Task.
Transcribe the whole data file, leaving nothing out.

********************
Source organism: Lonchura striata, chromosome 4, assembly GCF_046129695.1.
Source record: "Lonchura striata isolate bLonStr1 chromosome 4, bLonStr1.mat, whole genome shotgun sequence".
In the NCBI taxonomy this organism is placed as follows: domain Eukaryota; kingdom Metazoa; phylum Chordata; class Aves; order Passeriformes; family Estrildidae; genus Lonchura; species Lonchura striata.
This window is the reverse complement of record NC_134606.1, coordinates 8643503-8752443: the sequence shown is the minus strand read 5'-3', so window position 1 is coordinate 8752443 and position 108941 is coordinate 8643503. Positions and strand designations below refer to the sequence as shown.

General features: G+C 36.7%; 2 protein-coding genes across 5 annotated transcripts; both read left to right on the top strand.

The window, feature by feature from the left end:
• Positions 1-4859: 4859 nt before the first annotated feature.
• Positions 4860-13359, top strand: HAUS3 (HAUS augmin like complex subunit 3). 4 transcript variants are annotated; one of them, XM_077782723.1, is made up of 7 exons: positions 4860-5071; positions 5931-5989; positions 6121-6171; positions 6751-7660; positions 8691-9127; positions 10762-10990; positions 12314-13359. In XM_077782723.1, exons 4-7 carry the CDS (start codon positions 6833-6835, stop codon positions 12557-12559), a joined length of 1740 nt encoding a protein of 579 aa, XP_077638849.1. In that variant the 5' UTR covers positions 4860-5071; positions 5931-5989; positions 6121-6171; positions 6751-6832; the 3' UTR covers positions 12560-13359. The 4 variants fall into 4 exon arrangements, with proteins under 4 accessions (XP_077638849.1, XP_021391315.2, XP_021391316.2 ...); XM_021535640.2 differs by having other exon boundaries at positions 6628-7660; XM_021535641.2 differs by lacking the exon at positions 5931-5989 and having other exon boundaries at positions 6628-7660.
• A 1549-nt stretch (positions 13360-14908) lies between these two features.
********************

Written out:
Source organism: Lonchura striata, chromosome 4, assembly GCF_046129695.1.
Source record: "Lonchura striata isolate bLonStr1 chromosome 4, bLonStr1.mat, whole genome shotgun sequence".
In the NCBI taxonomy this organism is placed as follows: domain Eukaryota; kingdom Metazoa; phylum Chordata; class Aves; order Passeriformes; family Estrildidae; genus Lonchura; species Lonchura striata.
This window is the reverse complement of record NC_134606.1, coordinates 8643503-8752443: the sequence shown is the minus strand read 5'-3', so window position 1 is coordinate 8752443 and position 108941 is coordinate 8643503. Positions and strand designations below refer to the sequence as shown.

General features: G+C 36.7%; 2 protein-coding genes across 5 annotated transcripts; both read left to right on the top strand.

The window, feature by feature from the left end:
• Positions 1-4859: 4859 nt before the first annotated feature.
• Positions 4860-13359, top strand: HAUS3 (HAUS augmin like complex subunit 3). 4 transcript variants are annotated; one of them, XM_077782723.1, is made up of 7 exons: positions 4860-5071; positions 5931-5989; positions 6121-6171; positions 6751-7660; positions 8691-9127; positions 10762-10990; positions 12314-13359. In XM_077782723.1, exons 4-7 carry the CDS (start codon positions 6833-6835, stop codon positions 12557-12559), a joined length of 1740 nt encoding a protein of 579 aa, XP_077638849.1. In that variant the 5' UTR covers positions 4860-5071; positions 5931-5989; positions 6121-6171; positions 6751-6832; the 3' UTR covers positions 12560-13359. The 4 variants fall into 4 exon arrangements, with proteins under 4 accessions (XP_077638849.1, XP_021391315.2, XP_021391316.2 ...); XM_021535640.2 differs by having other exon boundaries at positions 6628-7660; XM_021535641.2 differs by lacking the exon at positions 5931-5989 and having other exon boundaries at positions 6628-7660.
• A 1549-nt stretch (positions 13360-14908) lies between these two features.